The story is told from the point of view of Hazel Wong, a foreign student who gradually becomes part of the institution herself. We’ll forgive the author for choosing a name which sounds an awful lot like Hazel’s country of origin, Hong Kong. There is a lot more to her characterisation than being purely an Asian stereotype.
There is a strong anti-bulling message which is refreshing to see in books for children and comforting to read to as an adult. The book promotes all sorts of lessons to its readers: women can be strong; children can know as much as adults do; it’s not ok to persecute others for being different; you should never be afraid to stand up to your friends and things may not always be as they seem. That’s quite a lot of moral messaging to cram into a relatively short murder mystery!
Murder aside, this representation of school in England is not one which every reader will immediately recognise. The boarding school rhetoric and the sheltered bubble in which the girls live is not an accurate portrayal of the average education in Britain. But not all fiction needs to be entirely representative. There is a sense of nostalgia in the text, and the boarding school setting makes it much more likely that Wells and Wong’s Detective Society could actually prosper.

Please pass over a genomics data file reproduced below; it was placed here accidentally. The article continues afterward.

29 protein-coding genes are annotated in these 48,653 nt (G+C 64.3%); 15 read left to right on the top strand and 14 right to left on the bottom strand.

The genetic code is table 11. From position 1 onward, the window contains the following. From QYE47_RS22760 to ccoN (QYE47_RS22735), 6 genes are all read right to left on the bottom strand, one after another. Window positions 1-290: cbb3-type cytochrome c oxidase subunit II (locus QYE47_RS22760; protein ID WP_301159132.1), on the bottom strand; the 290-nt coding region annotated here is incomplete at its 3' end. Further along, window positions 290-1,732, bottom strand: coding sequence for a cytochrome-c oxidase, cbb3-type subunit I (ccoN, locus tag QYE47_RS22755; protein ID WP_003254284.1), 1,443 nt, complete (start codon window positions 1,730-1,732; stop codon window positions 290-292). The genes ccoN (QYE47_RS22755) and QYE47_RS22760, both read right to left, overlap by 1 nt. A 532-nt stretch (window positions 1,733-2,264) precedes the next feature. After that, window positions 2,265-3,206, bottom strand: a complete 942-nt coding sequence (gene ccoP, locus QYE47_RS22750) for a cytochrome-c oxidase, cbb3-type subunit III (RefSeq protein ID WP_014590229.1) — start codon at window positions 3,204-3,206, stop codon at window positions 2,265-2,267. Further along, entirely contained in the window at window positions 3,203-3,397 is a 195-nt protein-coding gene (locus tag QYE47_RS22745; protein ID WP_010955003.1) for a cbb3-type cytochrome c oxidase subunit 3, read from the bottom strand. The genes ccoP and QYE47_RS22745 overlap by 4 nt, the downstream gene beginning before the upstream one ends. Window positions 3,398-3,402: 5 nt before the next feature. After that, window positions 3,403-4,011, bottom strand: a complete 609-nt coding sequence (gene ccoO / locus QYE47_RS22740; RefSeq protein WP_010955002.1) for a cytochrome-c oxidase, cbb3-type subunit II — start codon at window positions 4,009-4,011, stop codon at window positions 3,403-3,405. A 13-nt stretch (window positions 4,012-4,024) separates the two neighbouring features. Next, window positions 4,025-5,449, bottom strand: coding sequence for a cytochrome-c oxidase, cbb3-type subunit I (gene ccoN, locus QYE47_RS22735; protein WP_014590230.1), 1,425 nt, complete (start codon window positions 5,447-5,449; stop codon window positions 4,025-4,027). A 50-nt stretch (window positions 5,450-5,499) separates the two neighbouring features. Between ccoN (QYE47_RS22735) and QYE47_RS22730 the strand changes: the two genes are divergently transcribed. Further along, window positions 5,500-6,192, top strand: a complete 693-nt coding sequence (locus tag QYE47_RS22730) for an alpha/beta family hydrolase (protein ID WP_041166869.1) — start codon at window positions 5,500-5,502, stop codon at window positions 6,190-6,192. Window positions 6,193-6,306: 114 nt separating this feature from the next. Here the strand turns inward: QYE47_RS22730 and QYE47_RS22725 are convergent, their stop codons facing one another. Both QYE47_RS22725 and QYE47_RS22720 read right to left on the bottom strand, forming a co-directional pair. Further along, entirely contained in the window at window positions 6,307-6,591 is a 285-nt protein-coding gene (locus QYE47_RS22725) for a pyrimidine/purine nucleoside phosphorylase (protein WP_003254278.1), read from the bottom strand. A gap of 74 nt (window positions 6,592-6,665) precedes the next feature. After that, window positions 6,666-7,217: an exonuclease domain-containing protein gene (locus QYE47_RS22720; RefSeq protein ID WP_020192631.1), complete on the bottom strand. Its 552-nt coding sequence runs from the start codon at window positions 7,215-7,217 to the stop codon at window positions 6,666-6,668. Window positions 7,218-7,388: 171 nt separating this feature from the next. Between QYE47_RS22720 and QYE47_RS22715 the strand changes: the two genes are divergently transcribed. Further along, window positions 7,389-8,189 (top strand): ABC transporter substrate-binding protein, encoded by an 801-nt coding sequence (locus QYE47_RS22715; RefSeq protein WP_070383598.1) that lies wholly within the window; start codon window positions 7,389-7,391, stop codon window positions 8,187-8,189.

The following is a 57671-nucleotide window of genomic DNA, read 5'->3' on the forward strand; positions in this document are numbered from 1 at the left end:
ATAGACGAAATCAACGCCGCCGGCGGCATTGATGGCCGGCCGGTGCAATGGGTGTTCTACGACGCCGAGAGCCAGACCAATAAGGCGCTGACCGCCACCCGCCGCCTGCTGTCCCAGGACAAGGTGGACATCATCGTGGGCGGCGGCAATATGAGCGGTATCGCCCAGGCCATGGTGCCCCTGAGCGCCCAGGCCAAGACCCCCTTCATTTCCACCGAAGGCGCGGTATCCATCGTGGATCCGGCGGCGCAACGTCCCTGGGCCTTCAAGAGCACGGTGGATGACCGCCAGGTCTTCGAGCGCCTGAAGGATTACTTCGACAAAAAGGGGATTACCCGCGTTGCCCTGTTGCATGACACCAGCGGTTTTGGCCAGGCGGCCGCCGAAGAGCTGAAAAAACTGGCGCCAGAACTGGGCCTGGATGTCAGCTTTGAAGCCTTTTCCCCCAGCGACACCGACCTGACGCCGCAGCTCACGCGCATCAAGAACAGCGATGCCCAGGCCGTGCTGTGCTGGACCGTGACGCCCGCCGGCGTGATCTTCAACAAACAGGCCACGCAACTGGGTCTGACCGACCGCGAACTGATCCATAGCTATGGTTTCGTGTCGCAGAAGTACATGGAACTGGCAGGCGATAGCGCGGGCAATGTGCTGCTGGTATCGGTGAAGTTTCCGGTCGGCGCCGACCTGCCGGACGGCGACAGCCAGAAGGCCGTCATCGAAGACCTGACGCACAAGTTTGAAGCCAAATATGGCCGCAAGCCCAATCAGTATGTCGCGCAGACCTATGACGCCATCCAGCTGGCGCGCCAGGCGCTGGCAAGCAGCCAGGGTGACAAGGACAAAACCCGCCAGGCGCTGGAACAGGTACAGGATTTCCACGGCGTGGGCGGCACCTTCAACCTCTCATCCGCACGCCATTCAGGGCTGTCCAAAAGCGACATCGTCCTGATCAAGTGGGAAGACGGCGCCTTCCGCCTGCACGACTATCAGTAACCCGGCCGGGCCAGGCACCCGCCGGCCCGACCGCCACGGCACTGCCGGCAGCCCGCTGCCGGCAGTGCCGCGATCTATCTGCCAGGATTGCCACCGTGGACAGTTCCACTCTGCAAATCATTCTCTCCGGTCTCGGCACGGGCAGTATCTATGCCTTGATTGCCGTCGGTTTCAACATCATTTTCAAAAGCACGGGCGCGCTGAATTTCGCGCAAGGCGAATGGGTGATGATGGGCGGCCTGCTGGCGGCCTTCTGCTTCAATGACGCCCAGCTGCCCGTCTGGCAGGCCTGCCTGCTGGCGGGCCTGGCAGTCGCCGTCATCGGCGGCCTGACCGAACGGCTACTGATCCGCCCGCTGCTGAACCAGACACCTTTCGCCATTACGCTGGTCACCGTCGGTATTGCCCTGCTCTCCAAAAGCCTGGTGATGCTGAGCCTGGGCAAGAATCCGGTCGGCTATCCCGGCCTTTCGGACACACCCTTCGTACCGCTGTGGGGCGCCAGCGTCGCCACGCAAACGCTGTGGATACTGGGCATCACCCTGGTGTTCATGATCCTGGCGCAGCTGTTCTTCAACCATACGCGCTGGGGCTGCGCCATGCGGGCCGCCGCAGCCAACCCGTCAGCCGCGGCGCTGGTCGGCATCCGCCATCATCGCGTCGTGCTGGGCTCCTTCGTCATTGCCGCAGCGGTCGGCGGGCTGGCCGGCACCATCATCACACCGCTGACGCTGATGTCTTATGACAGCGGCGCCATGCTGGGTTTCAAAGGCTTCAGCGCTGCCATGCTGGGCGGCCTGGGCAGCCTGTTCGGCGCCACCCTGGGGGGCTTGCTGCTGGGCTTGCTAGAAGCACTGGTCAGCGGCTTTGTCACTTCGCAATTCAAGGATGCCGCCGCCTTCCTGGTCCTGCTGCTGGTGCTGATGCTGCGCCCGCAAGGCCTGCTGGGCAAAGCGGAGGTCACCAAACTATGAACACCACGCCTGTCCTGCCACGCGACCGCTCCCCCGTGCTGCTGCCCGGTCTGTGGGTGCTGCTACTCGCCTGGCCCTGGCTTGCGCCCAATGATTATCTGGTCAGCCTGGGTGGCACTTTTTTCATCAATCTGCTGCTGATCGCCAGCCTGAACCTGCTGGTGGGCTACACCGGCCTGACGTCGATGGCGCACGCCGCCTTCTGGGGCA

I grew up reading Enid Blyton and JK Rowling and my fictional escapism was often located in boarding schools in the country. The experiences of these children were always wildly different from my own but that’s why I enjoyed reading the books. I want to avoid saying that Murder Most Unladylike is Malory Towers meets Sherlock Holmes, it is much more than that, but I can’t get the image of Daisy and Hazel running around in deerstalkers and hiding drawing pins on teachers’ chairs out of my head.
It’s not a gritty, hard-hitting novel which deals with the injustice of the education system in Britain, but it is jolly good fun and a very entertaining read. I will certainly be buying the next books in the series.